In Italian and English, it isn’t uncommon to come across “false friends“, or in other words, vocabulary items in different languages that look or sound similar but have a completely different meaning.
One of the best examples of this is the word camera (feminine, plural camere). At first glance, any English speaker would immediately assume that it refers to the mechanical device used to take photographs. I know I did!
What it actually means in Italian is room or more specifically, a room with a bed in it such as a bedroom or a hotel room.
Metti a posto la tua camera! Subito!
Clean up your room right away!
Posso prenotare una camera per stasera?
Can I book a room for tonight?
You may also come across the diminutive form of camera which is cameretta – literally small room. Often used to refer to a small bedroom such as that belonging to a child, it is formed by adding the feminine suffix -etta onto the end of the word. Camerino on the other hand means dressing room.
The word camera appears in a number of set expressions. Some of these include:
- camera da letto = bedroom (da letto isn’t necessary unless you really want to specify it is a bedroom as opposed to another kind of room)
- camera oscura = darkroom
- bicicletta da camera = literally “room bike” but refers to an exercise bike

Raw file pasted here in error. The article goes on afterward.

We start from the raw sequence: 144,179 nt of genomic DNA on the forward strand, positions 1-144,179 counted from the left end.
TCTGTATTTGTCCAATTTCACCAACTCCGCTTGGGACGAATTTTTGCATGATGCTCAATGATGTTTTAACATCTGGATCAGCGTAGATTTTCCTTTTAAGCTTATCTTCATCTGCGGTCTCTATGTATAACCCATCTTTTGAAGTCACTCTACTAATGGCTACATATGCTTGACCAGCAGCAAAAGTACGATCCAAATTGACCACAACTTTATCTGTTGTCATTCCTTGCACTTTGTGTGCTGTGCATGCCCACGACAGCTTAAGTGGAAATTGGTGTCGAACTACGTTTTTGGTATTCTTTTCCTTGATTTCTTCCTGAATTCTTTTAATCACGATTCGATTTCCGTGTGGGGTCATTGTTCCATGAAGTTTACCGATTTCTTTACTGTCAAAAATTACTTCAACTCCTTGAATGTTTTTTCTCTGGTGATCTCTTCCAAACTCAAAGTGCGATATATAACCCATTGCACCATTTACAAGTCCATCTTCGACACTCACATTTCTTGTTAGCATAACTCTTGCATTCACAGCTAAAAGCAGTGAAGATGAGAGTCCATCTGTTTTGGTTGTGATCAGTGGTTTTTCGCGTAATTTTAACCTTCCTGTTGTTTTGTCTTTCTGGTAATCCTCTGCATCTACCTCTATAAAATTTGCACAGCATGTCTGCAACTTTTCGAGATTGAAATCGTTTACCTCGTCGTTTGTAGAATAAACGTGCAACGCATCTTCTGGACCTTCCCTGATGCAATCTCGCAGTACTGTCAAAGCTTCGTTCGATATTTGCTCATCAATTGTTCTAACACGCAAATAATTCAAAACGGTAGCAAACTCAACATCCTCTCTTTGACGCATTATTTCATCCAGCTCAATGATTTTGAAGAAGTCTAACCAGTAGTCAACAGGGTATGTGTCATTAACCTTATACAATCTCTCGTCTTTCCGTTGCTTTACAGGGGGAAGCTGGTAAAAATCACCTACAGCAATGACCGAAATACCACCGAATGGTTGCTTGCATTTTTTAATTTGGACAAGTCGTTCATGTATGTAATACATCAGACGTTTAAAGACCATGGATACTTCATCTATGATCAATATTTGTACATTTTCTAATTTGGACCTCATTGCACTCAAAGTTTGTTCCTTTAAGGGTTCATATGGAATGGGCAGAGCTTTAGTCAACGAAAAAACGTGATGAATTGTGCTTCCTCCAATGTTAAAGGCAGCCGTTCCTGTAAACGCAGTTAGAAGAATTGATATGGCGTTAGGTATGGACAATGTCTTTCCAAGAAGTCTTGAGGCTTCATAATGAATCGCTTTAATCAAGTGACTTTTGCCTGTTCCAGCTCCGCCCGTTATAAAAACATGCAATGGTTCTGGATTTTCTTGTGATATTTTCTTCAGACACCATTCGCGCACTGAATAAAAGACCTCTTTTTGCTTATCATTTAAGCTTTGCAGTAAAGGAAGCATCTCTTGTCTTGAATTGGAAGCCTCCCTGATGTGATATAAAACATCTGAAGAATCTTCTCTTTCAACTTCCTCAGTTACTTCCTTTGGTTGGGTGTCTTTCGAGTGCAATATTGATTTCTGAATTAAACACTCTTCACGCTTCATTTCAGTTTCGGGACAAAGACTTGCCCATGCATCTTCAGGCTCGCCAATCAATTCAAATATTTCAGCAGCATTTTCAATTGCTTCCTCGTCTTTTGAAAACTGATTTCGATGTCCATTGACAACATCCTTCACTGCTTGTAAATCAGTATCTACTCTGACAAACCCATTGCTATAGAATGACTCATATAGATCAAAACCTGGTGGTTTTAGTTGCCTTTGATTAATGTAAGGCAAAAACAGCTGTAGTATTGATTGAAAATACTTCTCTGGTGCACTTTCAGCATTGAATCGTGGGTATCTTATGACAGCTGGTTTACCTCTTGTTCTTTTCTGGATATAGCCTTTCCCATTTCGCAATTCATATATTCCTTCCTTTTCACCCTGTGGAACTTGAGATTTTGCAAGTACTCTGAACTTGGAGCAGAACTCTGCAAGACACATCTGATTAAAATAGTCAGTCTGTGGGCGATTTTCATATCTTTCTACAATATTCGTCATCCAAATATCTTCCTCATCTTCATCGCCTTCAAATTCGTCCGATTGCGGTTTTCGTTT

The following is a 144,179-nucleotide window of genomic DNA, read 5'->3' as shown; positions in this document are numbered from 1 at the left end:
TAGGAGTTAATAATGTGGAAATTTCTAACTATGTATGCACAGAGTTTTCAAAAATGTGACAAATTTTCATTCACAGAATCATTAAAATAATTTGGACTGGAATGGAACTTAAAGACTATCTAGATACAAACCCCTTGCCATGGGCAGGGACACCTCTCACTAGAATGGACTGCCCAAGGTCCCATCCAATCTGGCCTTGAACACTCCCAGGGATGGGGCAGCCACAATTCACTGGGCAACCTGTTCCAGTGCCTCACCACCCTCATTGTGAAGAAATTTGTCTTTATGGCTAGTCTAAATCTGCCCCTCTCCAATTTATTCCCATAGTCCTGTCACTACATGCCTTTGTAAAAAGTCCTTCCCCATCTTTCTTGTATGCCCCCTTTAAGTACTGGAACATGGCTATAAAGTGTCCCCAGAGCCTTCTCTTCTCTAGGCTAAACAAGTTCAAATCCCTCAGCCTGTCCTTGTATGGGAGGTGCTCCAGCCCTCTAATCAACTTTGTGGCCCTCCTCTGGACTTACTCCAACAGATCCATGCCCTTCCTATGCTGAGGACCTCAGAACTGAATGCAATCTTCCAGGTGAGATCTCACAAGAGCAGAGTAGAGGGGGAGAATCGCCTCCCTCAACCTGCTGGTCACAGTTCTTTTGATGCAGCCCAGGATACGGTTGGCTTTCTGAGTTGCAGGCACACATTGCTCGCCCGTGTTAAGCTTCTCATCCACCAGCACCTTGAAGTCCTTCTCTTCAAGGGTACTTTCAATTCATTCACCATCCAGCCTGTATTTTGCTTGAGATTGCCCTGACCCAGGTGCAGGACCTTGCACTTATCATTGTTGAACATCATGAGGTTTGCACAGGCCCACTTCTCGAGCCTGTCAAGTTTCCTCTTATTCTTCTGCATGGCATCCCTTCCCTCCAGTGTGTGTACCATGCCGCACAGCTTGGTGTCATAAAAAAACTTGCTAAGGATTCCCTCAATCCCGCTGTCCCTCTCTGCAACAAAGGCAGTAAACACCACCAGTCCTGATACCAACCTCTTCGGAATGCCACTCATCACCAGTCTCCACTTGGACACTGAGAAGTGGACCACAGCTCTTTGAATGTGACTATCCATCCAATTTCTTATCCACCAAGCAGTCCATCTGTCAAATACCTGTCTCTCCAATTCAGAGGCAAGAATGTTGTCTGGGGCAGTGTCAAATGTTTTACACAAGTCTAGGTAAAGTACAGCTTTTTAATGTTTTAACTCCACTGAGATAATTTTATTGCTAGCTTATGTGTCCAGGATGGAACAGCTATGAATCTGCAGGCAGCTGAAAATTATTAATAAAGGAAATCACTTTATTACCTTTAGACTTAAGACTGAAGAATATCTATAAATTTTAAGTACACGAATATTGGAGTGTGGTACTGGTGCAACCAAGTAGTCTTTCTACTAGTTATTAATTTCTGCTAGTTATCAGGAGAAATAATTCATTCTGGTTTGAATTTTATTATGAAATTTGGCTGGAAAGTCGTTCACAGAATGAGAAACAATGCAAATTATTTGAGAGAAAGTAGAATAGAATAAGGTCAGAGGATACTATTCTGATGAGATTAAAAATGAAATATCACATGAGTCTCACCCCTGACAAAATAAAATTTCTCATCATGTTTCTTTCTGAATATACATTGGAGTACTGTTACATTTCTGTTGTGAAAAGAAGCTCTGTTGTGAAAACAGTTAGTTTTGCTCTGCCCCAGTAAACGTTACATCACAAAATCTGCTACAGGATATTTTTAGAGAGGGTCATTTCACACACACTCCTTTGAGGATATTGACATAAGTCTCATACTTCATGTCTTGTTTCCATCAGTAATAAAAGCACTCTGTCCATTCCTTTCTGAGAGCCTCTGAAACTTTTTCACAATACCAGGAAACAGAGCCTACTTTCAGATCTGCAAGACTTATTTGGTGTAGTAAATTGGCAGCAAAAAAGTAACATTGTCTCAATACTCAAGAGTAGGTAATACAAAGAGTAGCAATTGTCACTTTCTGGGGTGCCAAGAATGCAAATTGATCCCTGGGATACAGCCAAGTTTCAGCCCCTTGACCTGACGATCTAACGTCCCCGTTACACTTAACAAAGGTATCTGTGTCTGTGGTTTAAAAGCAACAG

- camera d’aria = inner tube
Camera is also the word used for chamber, parlour and even cell in some cases.
- camera di commercio = chamber of commerce
- camera dei deputati = chamber of deputies
- camera ardente = burial chamber
- camera a gas = gas chamber
- camera stagna = sealed chamber
- musica da camera = chamber music
- camera mortuaria = funeral parlour
- camera imbottita = padded cell
Ieri sono andato in camera di commercio a ritirare un documento.
Yesterday I went to the chamber of commerce to collect a document.
You may have heard two other words for room in Italian: stanza and sala. Stanza is definitely the most generic word of the three. It can be used to refer to any room in any kind of building, even a bedroom. Sala, on the other hand, tends to be reserved for larger rooms belonging to castles, museums, galleries, theatres and cinemas to name a few. To talk specifically about a living or family room, you’d use the terms salotto or soggiorno instead.
Camera vs camera
If camera is room in Italian, what do they call the machine used to take photographs? Unsurprisingly, it’s called a macchina fotografica, or just macchina for short!
That being said, the word camera, as in the device for taking photographs or recording films, does exist in the Italian dictionary but is less used nowadays. It mostly refers to an old motion picture camera but had an influence on more modern terms such as videocamera, the Italian word for camcorder.
Heather Broster is a graduate with honours in linguistics from the University of Western Ontario. She is an aspiring polyglot, proficient in English and Italian, as well as Japanese, Welsh, and French to varying degrees of fluency. Originally from Toronto, Heather has resided in various countries, notably Italy for a period of six years. Her primary focus lies in the fields of language acquisition, education, and bilingual instruction.